Just before Christmas, with the objective of further enabling Member States to deprive criminals of their illicit gain, the EU Commission proposed the adoption of an(other) instrument in the field of freezing and confiscation of assets deriving from criminal offences.
Due also to obligations under international and EU law, asset recovery laws and strategies – in particular against organised crime – have been increasingly adopted by contemporary criminal justice systems. Attacking criminal wealth has, indeed, a strong preventive and strategic dimension: focusing on the property of criminal organisations, for example, helps law enforcement authorities reach through their top, and it gives more tools to neutralise and dismantle them. The idea that asset recovery is essential to tackle these organisations has been lately coupled with the conviction that it is helpful against terrorism, too. The Commission proposal was indeed announced at the beginning of 2016 with the ‘Action Plan for strengthening the fight against terrorist financing’. Continue reading
This summer many European citizens woke up in shock. Whilst reading the newspaper, listening to the radio, scrolling on Facebook, having breakfast, we learnt that a small majority of the voters in the Brexit referendum voted to leave the European Union. Not only does the (potential) Brexit have consequences for the internal market and the economic and social rights of EU citizens, but it also threatens their status as such. This is shocking for EU citizens with the nationality of another Member State residing in the United Kingdom, because their status will be redefined. For instance, in the future they will no longer be able to rely on equal treatment based on EU citizenship in the United Kingdom. Possibly even more shocked were British nationals, who might now actually lose their status as EU citizens, either living in the United Kingdom or elsewhere in the European Union. This will significantly impact their possibilities to work, study, and take up residence in another EU Member State. Continue reading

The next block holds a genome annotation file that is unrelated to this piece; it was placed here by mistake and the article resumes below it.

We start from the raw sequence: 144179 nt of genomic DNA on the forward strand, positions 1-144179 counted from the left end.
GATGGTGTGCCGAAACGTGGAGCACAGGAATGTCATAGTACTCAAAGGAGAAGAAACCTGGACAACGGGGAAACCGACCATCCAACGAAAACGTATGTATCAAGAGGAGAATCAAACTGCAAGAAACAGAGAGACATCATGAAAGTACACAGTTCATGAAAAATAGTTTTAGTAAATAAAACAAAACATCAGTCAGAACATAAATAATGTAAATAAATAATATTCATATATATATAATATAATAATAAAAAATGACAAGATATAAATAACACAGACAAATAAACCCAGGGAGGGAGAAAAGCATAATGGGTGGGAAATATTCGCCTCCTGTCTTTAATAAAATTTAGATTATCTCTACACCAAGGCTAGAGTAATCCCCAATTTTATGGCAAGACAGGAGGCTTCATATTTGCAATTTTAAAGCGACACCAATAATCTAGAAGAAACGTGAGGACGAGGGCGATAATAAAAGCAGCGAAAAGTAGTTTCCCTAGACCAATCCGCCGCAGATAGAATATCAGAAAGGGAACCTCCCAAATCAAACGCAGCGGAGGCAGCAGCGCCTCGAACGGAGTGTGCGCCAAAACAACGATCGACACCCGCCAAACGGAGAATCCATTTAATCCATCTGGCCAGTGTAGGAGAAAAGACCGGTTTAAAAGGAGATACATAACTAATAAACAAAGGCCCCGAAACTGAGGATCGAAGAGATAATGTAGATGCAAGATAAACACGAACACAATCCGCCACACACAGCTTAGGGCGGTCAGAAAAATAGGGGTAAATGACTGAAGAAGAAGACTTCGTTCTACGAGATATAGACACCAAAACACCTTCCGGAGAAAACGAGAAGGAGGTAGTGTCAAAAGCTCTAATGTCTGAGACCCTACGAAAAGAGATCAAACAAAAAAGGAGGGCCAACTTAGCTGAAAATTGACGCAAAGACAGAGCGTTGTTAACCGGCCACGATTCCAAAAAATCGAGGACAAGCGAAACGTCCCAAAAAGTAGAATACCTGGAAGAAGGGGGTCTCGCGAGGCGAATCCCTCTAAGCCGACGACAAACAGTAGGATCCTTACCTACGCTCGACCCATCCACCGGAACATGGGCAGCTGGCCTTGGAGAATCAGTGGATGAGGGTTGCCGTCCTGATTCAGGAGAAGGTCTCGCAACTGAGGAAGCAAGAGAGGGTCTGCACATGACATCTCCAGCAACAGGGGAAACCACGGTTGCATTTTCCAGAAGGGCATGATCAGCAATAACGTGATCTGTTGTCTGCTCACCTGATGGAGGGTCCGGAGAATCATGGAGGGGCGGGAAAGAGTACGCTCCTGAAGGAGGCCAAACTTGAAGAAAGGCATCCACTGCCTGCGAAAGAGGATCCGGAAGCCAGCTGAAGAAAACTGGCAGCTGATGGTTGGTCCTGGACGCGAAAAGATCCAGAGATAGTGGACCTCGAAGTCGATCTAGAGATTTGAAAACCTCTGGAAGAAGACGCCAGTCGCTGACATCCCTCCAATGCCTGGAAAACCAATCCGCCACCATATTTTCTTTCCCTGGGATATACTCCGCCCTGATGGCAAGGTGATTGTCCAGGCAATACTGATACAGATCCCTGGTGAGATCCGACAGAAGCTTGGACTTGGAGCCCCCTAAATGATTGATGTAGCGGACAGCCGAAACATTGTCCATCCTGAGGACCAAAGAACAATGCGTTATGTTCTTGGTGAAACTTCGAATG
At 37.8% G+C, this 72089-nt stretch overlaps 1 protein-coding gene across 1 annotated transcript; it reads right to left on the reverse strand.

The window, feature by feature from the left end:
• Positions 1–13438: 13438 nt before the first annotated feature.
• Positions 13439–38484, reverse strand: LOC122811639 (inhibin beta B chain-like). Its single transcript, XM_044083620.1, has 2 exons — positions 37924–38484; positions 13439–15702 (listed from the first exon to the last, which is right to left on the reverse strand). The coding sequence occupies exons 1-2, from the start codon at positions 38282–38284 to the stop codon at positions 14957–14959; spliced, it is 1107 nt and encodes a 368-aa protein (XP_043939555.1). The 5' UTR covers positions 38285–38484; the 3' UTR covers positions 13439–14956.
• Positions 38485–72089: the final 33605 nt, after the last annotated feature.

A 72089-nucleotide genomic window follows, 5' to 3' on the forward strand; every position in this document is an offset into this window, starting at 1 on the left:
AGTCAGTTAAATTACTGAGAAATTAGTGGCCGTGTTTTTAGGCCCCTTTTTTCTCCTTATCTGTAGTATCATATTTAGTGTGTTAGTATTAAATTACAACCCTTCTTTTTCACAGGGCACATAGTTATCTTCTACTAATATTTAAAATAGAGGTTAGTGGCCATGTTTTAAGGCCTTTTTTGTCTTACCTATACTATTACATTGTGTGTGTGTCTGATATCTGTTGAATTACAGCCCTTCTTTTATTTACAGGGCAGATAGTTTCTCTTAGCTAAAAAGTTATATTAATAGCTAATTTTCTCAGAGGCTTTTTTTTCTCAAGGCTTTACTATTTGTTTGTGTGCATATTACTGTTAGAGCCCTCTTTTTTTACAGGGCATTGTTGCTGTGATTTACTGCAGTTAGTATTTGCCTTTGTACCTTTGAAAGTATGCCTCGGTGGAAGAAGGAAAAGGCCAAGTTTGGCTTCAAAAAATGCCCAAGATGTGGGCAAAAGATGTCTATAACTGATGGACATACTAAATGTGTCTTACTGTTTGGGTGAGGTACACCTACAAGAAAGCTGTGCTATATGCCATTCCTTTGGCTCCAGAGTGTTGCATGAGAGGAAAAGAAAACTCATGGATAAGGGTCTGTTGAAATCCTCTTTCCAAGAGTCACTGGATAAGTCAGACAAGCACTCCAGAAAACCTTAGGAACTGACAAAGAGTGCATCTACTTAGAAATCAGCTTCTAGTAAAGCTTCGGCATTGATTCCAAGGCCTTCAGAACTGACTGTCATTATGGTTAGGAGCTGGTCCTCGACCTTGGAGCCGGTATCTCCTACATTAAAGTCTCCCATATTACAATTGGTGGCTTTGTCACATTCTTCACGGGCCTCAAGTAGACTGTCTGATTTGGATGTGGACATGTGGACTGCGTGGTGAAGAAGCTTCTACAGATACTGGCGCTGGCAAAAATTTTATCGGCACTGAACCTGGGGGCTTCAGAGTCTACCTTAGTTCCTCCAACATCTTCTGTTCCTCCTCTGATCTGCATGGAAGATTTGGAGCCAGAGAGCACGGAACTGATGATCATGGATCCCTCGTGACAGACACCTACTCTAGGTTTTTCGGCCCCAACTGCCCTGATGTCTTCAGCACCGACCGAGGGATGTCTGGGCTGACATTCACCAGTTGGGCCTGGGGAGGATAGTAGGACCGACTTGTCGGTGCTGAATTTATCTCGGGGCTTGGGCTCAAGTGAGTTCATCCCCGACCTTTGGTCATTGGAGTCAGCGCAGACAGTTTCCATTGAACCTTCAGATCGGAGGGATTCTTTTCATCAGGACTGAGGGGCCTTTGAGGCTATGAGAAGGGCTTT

by Prof. dr. John A.E. Vervaele & dr. Daan P. van Uhm
In the last decades, it has become increasingly clear that the protection of the environment is not only about a specific nature-related interest, but also about the systemic preservation of the commons of nature, which is essential for the life conditions of human beings and flora and fauna. The trade in endangered species puts not only their survival at risk; it deprives humanity of natural resources for their own survival and damages the biodiversity of planet earth. Emissions of greenhouse gases impact global warming and increase the sea levels, but also cause new phenomena such as El Niño in the Americas. These environmental harms are not land or border-related; their complex effects threaten all life on earth. Indeed, the exploitation of natural resources has become a global social problem and, thus, needs to be anticipated in social and scientific thinking.